Odlo is returning to expansion this year after a strategic shift toward the sports market and direct partnerships with several large-scale sports and outdoor retailers.
Christophe Bézu, the former Adidas and Esprit manager who became Odlo's chief executive in 2015, said that the Swiss-based base layer specialist saw its turnover shrink by about 12 percent in Swiss francs for the fiscal year to the end of June 2016, although the decline amounted to 4 percent in constant currencies. The Frenchman is projecting sales to end the current fiscal year with a rise of more than 7 percent and to pick up more rapidly in the next years. His objective is to raise net sales to at least 200 million Swiss francs (€188.0m-$200.1m) by 2020, which is about twice the level of the latest fiscal year.
The uptick comes after a wide-ranging strategic overhaul at Odlo. The company wants to regain market share from brands such as Craft and X-Bionic in the category of base layers, but at the same time Odlo has decided to widen its distribution beyond the outdoor and winter sports categories, to compete more directly in the sports market. After a review of the supply chain, average prices have been reduced by about 15 percent and the brand has been working toward a less seasonal offering. Some of the distribution has also been cleaned up, particularly agreements with retailers working with consignment.
While Odlo's sales were previously focused on the German-speaking countries and France, Bézu has been spreading the brand in other international markets. Long-term partnership agreements have been reached at international level with Intersport and Sport 2000. The company has cut back small distribution agreements and instead arranged direct sales to a few key accounts in much larger markets. This applies in the U.S. with REI, where Odlo started an exclusive partnership in September 2015 with seven stores. Bézu said the distribution should be widened to cover 70 stores for the 2017 fall/winter season. Odlo is starting a trial along the same lines with Xebio in Japan and another such agreement was struck with Sportmaster in Russia, although neither of these is exclusive and Odlo continues to work with local distribution partners.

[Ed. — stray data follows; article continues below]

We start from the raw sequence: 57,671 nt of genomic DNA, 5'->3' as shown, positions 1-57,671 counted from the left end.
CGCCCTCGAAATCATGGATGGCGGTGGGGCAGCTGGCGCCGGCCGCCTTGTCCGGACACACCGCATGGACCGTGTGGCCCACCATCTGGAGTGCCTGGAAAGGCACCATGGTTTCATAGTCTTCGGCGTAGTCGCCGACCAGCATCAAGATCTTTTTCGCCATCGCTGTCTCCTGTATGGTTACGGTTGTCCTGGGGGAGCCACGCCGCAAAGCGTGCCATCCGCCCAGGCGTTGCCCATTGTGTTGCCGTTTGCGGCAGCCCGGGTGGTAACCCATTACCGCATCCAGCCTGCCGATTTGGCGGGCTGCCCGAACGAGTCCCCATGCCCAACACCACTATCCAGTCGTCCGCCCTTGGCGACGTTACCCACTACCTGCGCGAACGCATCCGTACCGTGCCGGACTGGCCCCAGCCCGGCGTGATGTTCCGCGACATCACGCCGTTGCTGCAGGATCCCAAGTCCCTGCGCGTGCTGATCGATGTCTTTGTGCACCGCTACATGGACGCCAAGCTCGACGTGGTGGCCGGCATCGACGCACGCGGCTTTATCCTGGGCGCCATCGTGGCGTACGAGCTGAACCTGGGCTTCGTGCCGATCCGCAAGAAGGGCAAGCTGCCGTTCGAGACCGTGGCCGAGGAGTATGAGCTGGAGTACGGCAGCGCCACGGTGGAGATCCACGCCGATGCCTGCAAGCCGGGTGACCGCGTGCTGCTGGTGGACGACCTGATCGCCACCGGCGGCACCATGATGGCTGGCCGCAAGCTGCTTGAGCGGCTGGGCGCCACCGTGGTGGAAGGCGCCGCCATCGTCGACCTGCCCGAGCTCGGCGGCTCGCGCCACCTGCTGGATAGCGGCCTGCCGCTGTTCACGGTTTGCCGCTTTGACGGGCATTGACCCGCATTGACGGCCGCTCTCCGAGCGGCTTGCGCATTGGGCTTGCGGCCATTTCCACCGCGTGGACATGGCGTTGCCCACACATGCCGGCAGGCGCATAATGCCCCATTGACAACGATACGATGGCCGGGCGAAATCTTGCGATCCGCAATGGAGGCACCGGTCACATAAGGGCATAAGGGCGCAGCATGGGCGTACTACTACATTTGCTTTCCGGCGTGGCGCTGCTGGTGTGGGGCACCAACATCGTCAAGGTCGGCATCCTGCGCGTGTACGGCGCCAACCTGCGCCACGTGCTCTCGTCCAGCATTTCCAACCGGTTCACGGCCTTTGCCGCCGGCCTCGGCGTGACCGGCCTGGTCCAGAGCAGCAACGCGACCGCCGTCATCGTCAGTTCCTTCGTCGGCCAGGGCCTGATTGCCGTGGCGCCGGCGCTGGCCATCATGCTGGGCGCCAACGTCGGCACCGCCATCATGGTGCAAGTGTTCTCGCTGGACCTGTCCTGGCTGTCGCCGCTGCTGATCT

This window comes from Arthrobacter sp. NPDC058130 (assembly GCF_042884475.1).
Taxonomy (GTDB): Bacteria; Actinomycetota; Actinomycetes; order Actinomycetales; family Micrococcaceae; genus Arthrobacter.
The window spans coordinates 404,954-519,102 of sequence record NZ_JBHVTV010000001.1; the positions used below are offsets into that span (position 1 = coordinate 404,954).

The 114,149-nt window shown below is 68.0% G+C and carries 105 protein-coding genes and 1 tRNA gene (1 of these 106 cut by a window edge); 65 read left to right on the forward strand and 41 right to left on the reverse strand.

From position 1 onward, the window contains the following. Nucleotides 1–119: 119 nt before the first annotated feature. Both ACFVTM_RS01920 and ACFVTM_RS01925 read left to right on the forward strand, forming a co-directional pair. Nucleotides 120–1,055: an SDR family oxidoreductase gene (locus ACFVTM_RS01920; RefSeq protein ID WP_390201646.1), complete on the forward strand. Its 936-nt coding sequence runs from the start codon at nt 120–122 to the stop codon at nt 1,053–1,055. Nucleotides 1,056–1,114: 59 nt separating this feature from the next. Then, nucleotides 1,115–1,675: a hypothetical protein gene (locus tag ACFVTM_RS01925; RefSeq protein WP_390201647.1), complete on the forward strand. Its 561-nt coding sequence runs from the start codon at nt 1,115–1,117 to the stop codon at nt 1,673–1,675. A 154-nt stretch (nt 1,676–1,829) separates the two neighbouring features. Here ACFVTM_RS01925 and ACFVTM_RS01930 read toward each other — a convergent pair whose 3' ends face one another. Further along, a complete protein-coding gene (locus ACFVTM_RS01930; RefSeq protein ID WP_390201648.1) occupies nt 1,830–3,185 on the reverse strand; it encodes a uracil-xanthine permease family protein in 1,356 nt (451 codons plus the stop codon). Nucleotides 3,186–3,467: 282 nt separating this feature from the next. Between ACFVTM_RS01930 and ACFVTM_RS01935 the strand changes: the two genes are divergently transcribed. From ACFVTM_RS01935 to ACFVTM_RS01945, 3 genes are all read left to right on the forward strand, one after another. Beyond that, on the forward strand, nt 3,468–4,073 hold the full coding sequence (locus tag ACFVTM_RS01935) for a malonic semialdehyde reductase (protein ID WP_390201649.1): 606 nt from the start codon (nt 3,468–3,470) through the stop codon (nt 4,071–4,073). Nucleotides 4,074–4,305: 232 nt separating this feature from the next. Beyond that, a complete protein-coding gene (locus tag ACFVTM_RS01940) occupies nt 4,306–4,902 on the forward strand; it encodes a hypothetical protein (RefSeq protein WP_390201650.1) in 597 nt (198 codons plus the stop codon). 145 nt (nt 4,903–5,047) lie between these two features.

Phillip Weston, former executive at Adidas and Esprit, who became Odlo's country manager for the U.K. and Ireland last year, has been appointed as international key account manager. He was previously vice-president in charge of the U.K. and Ireland at Esprit, after assignments at Ben Sherman as managing director for global footwear and Skechers as general manager in Europe. James Clark has taken over as Odlo's country manager for the U.K. and Ireland.
Another change occurred in Spain, where Odlo is continuing to work with its distributor, Jorcani, but at the beginning of this year the company appointed Luis Pruñonosa as a consultant, in charge of Odlo's development in Spain and Portugal, with a new commercial and marketing structure. Pruñonosa has a long track record in the Iberian sports market, where he spent the last ten years building up sales for Le Coq Sportif.
Bézu said that orders for the spring/summer season were up by 17 percent and the trend was up more than 20 percent for sell-in for the fall/winter range. While the mix previously consisted of winter sales at about 85 percent, the share of summer products is already moving toward 25 percent. The product novelties include the launch of a training apparel range and the use of Ceramicool technology.